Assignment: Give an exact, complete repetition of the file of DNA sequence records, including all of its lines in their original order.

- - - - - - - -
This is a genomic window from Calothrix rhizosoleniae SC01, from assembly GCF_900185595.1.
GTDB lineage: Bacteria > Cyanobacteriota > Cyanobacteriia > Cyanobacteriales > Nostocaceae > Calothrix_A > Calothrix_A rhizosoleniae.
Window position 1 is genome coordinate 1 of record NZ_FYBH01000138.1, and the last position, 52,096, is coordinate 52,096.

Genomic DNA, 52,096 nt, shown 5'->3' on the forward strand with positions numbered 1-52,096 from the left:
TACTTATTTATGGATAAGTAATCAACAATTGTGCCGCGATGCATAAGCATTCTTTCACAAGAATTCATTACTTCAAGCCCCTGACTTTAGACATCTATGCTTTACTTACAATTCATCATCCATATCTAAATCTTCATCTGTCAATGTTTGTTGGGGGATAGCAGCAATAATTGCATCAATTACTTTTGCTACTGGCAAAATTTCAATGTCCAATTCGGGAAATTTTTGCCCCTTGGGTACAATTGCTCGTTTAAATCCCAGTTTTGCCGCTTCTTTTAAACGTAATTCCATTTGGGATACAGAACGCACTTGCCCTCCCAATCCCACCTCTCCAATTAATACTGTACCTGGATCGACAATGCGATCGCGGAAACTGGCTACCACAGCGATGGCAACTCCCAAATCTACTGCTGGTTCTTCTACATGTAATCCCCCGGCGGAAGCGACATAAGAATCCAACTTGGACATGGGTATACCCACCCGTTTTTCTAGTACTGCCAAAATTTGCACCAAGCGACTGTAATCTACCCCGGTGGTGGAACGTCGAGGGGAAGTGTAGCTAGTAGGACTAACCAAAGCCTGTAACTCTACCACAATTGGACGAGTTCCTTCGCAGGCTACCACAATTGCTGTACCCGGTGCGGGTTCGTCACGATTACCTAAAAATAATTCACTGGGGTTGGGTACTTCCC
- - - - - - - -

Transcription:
This is a genomic window from Calothrix rhizosoleniae SC01, from assembly GCF_900185595.1.
GTDB lineage: Bacteria > Cyanobacteriota > Cyanobacteriia > Cyanobacteriales > Nostocaceae > Calothrix_A > Calothrix_A rhizosoleniae.
Window position 1 is genome coordinate 1 of record NZ_FYBH01000138.1, and the last position, 52,096, is coordinate 52,096.

Genomic DNA, 52,096 nt, shown 5'->3' on the forward strand with positions numbered 1-52,096 from the left:
TACTTATTTATGGATAAGTAATCAACAATTGTGCCGCGATGCATAAGCATTCTTTCACAAGAATTCATTACTTCAAGCCCCTGACTTTAGACATCTATGCTTTACTTACAATTCATCATCCATATCTAAATCTTCATCTGTCAATGTTTGTTGGGGGATAGCAGCAATAATTGCATCAATTACTTTTGCTACTGGCAAAATTTCAATGTCCAATTCGGGAAATTTTTGCCCCTTGGGTACAATTGCTCGTTTAAATCCCAGTTTTGCCGCTTCTTTTAAACGTAATTCCATTTGGGATACAGAACGCACTTGCCCTCCCAATCCCACCTCTCCAATTAATACTGTACCTGGATCGACAATGCGATCGCGGAAACTGGCTACCACAGCGATGGCAACTCCCAAATCTACTGCTGGTTCTTCTACATGTAATCCCCCGGCGGAAGCGACATAAGAATCCAACTTGGACATGGGTATACCCACCCGTTTTTCTAGTACTGCCAAAATTTGCACCAAGCGACTGTAATCTACCCCGGTGGTGGAACGTCGAGGGGAAGTGTAGCTAGTAGGACTAACCAAAGCCTGTAACTCTACCACAATTGGACGAGTTCCTTCGCAGGCTACCACAATTGCTGTACCCGGTGCGGGTTCGTCACGATTACCTAAAAATAATTCACTGGGGTTGGGTACTTCCC